Virgil’s face quivered as he took in the sights “Is that a…cyclops?”
“No.” I said, “That is a God.”
The God didn’t seem to notice us. Perhaps the same way a human wouldn’t notice an ant in their home unless there were a lot of them.
I looked around us and heard a sound behind us. The sound of cows.
More specifically, they were bulls twenty feet tall at the shoulder, but without horns. The bulls were drinking out of a river of acid.
All of this together, I could deduce where we were or at least where I thought we were.
“I think I know this place.” I said, “This is the Otherworldy Sea.”
Part 03: Fergus Mac Cormaic
The Otherwordly Sea. I think David made my heart stop for a whole minute when he said the name. Every faerie knew it.
It was described as a supernatural ocean with hundreds of islands that seemed to move and shift at random. It is said that is it impossible for anyone to navigate the Otherwoldly Sea without getting lost. Supposedly the ocean will intentionally confuse and mislead visitors who are not given specific directions by the sea god, Manana Mac Lir himself. But that was just the version given to mortals.
It is a region that drifts through time and space. A vast ocean dotted with random islands. Home to legendary places such as Tir na nOg, Mag Mell, and Emain Ablach. Supernatural realms of everlasting youth, beauty, health, abundance, and joy.
If you could somehow find them.
“This is a pretty famous place in Irish Mythology.” I said.
Virgil nodded, seemingly shaking off the weirdness of the place. “So, who’s the biggen?”
“Either Balor or one of his offspring.” I confirmed.
We watched the giant wade through the water. He either didn’t notice us or didn’t care.
“Well, as long as he stays down there.” Virgil said, “What’s with the moo cows?”
I shrugged, “Bulls. Celtic mythology is weird. They drink out of a river of acid.”
“This place is a point in favor of Tad the Trickster being behind the pranks.” David said.
“Tad is the least of our worries.” I said.
The oppressiveness of this place was dragging on my wyld side.
“We should go back. Come back with a rocket launcher or something.” Virgil suggested.
But then I saw the trail. There were five or six big footprints dragging at least one person. There was a little bit of blood too.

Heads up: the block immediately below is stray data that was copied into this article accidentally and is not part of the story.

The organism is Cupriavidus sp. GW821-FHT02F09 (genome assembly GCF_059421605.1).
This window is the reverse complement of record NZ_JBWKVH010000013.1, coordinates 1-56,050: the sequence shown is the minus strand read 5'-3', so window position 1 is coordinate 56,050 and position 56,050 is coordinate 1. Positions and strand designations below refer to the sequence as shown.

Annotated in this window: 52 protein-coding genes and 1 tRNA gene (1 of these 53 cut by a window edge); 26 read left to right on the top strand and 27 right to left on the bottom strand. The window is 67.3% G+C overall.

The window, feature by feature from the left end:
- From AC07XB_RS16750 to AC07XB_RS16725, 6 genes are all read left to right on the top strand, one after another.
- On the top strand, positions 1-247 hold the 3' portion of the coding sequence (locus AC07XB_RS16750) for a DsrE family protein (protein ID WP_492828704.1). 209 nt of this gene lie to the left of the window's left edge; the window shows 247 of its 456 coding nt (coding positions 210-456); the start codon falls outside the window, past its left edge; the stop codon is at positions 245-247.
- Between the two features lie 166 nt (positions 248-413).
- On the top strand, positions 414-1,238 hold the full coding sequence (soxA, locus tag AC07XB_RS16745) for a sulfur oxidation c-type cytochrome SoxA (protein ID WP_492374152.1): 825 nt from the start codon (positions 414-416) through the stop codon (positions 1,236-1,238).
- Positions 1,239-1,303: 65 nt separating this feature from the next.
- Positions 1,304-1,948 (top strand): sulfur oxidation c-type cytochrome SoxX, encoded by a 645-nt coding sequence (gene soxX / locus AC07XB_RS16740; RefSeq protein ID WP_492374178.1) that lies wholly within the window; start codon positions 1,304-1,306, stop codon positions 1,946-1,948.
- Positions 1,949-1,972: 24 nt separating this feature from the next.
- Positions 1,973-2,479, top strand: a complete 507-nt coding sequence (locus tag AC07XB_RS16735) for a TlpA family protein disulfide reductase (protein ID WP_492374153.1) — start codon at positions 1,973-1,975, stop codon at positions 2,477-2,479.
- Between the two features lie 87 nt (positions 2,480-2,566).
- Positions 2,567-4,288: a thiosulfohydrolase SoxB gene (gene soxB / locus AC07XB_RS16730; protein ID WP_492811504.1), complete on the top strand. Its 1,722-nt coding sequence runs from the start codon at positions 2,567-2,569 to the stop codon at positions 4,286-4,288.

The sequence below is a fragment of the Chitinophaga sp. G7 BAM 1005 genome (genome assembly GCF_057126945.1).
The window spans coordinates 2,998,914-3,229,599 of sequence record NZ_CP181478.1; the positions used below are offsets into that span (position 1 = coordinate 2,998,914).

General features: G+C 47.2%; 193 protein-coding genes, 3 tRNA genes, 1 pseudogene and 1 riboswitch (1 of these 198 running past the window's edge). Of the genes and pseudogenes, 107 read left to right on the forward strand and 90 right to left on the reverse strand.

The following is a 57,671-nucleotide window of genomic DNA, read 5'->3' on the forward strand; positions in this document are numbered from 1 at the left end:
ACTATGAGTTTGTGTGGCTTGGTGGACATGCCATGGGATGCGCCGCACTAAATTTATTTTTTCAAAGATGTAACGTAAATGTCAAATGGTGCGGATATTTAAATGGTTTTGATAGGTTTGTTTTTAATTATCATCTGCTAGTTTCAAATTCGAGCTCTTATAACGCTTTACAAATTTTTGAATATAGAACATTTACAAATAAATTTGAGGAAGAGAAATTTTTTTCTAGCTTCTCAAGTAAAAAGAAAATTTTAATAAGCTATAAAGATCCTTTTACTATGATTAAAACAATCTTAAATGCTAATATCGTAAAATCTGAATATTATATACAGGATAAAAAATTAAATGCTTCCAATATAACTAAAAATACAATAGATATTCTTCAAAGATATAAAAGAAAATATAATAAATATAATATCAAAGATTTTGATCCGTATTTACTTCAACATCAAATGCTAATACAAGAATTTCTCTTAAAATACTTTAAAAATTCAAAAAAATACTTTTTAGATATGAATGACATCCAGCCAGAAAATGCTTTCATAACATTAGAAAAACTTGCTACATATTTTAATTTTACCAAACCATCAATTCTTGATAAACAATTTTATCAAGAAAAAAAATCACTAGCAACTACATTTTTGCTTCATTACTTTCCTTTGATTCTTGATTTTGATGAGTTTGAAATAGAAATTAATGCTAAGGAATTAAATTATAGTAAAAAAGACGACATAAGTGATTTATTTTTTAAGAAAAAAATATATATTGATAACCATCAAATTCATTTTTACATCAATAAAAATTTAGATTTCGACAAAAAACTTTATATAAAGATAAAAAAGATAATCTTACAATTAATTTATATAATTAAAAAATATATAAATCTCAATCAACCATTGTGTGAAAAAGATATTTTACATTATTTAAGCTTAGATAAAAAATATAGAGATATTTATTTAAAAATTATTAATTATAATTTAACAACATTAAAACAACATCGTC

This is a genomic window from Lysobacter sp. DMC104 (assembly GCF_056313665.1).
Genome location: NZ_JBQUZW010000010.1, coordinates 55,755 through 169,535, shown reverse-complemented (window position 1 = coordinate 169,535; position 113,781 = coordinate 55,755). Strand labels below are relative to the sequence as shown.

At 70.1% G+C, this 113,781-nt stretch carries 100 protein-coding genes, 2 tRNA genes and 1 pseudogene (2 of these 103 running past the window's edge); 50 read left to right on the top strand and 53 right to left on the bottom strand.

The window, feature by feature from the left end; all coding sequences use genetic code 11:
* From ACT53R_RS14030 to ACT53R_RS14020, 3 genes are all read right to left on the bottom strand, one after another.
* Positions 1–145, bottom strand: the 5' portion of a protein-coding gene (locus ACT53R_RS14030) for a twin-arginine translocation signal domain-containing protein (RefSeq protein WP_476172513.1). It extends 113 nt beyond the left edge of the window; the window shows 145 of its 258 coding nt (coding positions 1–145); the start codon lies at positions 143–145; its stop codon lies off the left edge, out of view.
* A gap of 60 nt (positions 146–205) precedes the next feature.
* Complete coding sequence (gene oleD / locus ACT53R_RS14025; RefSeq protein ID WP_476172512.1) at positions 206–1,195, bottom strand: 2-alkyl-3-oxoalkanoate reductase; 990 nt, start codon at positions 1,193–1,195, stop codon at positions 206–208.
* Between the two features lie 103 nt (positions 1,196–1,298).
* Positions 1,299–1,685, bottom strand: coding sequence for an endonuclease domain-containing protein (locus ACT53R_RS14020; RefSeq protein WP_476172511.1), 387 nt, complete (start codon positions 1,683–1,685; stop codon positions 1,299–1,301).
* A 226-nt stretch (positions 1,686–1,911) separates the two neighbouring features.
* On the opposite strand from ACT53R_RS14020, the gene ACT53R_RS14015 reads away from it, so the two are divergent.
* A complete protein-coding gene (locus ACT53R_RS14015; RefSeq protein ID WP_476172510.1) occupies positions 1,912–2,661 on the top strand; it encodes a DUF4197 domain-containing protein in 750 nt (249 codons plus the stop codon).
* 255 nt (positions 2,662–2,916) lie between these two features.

“Found the trail again.” I said.
“Time is of the essence,” David confirmed.
“Well then.” Virgil said, straightening his suit, “We have a wedding to get you back to. We’ll move the heavens to do it.”
“I appreciate that, “I said, “Stay close to me…and watch for cow pies. They’re acidic.”
We followed the trail together and did our best to maneuver around the land’s bovine overlords. I hadn’t been kidding about the cow pies. Not only did they smell bad, when they came out of the bulls, but they were also the size of a motorcycle.
Virgil held his nose, and looked like he didn’t have any magic to ward off the smell.
“I think I’m gonna burn this suit when we get back.” Virgil said.
We could see some rocky roads and some shelter near the cliff, but the trail led us towards some creeks made by the acid river.
As the trail started getting fresher, I dropped into a stalking crouch. The fog of the region started to overtake us. It gave us some natural cover, but if we lost our way, we could get separated.
Then, I heard the voices. There were two of them just ahead. The voices were a disgusting croak that only barely resembled English.
“What are they gonna do wit her?” One voice said.
“Probably eat her.” The other said, “Would go great with some sauce.”
I gave hand signals to the others. Virgil picked up on it immediately and disappeared into the mists at the same time as I did. I did my best to stay in the mists. Together with my other abilities, I could be practically invisible here.